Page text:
Mr. Seamus McCarthy

PPPs are probably the closest but their payment triggers are much simpler. This sounds like a much more complicated verification process for payment.

They will probably be monthly, weekly or regular payments-----

Mr. Fergal Mulligan

There will be very regular payments.

-----of the subsidy from the Department.

Mr. Fergal Mulligan

Yes.

I am getting that. There will be a Government decision soon on whether to appoint a preferred bidder and this will be the next step. After that, there will be Oireachtas consultation, statements or whatever the process is. We will not decide that here. After that, a contract may be signed.

Mr. Mark Griffin

There is always the potential for a contract not to be signed between-----

In recent years, we have had cases of preferred bidders being appointed for major projects for the State in PPPs. People have then changed their plans or approaches, or finance has no longer been available. Up to that point there is no liability to the State in terms of the costs incurred by the potential preferred bidder. The bidder carries the costs until the contract is received.

Coming back to the communications area, we had the second mobile phone licence. Eircom was privatised and sold off and has exchanged hands multiple times. Will the winner - and I say winner because it is presumed that company will make money - be able to sell it on to somebody from China or Taiwan?

Mr. Fergal Mulligan

The way the contract works means we cannot prevent a sale to a reasonable third party but if the winning bidder were to sell, there are arrangements in place whereby we would share in any upside there might be in the event of that sale. I will not disclose what the upside is. We would also have to approve the sale so it could not go to an unsuitable third party. I will not go into the definitions and I will leave that to the lawyers. There are a lot of protections in the contract.

The Department will have to approve it if the successful bidder wants to sell on the contract. How about if the successful bidder wants to sell off some of the shares in ownership?

They do not sell the contract, but there is a complete change of ownership of the bidder.

Mr. Seamus McCarthy

It is more typical with PPPs that the sale of the company rather than the sale of the contract occurs.

The sale of the contract was-----

Mr. Fergal Mulligan

I meant to say the company not the contract. The contract is with the company.

I am distinguishing between the two.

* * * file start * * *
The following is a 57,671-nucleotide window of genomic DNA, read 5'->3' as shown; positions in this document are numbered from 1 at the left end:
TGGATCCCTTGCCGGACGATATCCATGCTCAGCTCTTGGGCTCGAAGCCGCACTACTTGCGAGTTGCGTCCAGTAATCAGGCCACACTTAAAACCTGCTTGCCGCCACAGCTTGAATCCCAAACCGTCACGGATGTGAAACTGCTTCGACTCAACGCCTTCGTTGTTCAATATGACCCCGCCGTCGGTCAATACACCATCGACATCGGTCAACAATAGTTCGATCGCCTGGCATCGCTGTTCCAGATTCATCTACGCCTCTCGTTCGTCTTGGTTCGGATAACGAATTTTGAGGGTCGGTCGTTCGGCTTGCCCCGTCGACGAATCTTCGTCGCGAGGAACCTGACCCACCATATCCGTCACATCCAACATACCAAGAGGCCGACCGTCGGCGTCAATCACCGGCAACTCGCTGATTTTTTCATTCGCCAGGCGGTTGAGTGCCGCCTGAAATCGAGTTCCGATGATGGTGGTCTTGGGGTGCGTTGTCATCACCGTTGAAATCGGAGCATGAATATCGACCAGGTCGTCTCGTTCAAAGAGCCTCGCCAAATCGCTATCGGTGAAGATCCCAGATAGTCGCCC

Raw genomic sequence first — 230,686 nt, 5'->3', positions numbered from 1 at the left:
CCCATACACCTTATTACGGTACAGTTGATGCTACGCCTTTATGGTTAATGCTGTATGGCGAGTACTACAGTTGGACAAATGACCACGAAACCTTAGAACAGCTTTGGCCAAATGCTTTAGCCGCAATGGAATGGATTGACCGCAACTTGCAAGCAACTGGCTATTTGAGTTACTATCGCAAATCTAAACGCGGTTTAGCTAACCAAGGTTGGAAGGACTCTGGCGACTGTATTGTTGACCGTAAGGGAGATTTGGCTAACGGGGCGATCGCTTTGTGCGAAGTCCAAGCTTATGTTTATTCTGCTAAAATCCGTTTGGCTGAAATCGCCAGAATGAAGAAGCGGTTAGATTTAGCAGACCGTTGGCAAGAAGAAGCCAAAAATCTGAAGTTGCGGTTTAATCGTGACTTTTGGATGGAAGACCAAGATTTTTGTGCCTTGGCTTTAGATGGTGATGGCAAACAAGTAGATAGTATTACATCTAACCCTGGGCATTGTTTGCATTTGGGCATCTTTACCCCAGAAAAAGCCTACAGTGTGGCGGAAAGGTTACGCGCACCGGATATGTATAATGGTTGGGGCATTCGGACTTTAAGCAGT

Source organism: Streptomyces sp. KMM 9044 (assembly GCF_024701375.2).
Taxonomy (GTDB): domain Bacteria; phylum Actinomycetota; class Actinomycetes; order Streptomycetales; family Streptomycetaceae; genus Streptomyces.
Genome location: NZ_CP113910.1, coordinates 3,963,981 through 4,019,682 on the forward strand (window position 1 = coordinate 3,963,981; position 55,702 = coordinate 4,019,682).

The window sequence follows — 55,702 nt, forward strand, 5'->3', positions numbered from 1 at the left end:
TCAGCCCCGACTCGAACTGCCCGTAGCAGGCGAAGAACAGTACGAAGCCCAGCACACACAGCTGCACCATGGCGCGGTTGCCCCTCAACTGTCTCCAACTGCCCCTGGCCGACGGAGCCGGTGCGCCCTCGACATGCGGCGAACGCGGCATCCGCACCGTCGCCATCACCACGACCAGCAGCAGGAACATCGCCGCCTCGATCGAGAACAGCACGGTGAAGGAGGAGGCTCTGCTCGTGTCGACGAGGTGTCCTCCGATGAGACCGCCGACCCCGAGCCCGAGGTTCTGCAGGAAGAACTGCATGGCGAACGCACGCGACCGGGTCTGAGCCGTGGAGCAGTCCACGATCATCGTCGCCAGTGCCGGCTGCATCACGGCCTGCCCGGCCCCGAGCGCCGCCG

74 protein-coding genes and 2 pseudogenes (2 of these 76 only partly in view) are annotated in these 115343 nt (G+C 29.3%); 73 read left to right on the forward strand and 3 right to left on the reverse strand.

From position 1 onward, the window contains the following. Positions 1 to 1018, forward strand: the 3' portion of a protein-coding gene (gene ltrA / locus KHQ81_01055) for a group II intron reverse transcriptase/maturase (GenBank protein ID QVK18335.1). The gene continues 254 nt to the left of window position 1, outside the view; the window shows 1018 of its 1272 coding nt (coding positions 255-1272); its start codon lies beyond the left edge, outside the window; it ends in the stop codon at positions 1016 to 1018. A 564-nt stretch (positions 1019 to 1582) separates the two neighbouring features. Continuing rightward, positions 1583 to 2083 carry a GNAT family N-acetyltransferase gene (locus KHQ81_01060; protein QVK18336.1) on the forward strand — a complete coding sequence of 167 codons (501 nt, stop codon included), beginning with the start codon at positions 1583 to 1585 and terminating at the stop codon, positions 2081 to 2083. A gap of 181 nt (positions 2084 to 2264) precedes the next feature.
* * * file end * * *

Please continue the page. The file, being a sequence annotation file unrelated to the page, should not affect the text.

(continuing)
Mr. Fergal Mulligan

The contract flows with the company and the company is obliged to honour the contract for 25 years, regardless of ownership.

I presume then if the Department approved it to a suitable major global player-----

Mr. Fergal Mulligan

A third party. Same obligations.

It is the same obligation but, presumably, an onward sale means the Department loses control at that point.

Mr. Fergal Mulligan

No.

On every onward sale.

Mr. Fergal Mulligan

At every point for 25 years, that contract must be honoured.

Eircom changed hands several times. Did the State have control over the onward sales? People will ask these questions. Not the Eircom, the-----

Mr. Seamus McCarthy

With Eircom, it would not have had control. With this, it would have.

Mr. Mark Griffin

It would with this. The obligations with the contract would flow. However, we may be getting into a level of detail that-----

Mr. Fergal Mulligan

The State never had a contract with Eircom.

In the interest of protecting the taxpayer, we do not want to find it sold to someone and this happening after the first sale. I give the following parallel. When a local authority sells a house to a tenant, it has to give consent for the first onward sale to ensure it is suitable but it then loses that right on subsequent sales. What I am asking about happens in the public service in Ireland.

Mr. Seamus McCarthy

Typically, the value in the special purpose vehicle company is the contract with the State. It is in the interest of any acquirer of that to ensure the contract is honoured because that is where the value is in the company.

Eir said here that it will be providing the 1.2 million poles and a lot of the infrastructure. It will probably make its money at that end of it even if it is not a final bidder. That is clear. Who sets the charge Eir can impose? Is it the regulator?

Mr. Mark Griffin

It is a regulated price set by ComReg.

We have not been there yet because we have not had this contract, however. The regulator has not gone there.

Mr. Mark Griffin

However, the regulated price is a standard regulated price, is it not?

I am not referring just to the cost of connecting to the Eir network. We are talking about a new network of fibre being put on the existing poles.

Mr. Fergal Mulligan

There will be close engagement between the Department and ComReg given the importance of the national broadband plan. On foot of its expertise in the area of regulation, ComReg often gives us advice. As we understand it, it has been engaging with Eircom on understanding the pole and duct network in rural Ireland in its review of that pricing. That is ongoing as we speak.

I think of another major utility, namely, Irish Water. I am not sure it is the same utilities regulator but the relevant regulator did not allow some of the costs incurred by Irish Water to be taken into account for passing on to the customer. The regulator considered that there were different levels of investment. Will that situation arise here in terms of the cost of providing the fibre? Will the same principle apply?

Mr. Fergal Mulligan

We are not in a position to comment on whatever ComReg pricing review takes place. ComReg is independent and whatever outcome it has, it has. As the regime stands, there is a standard rental price.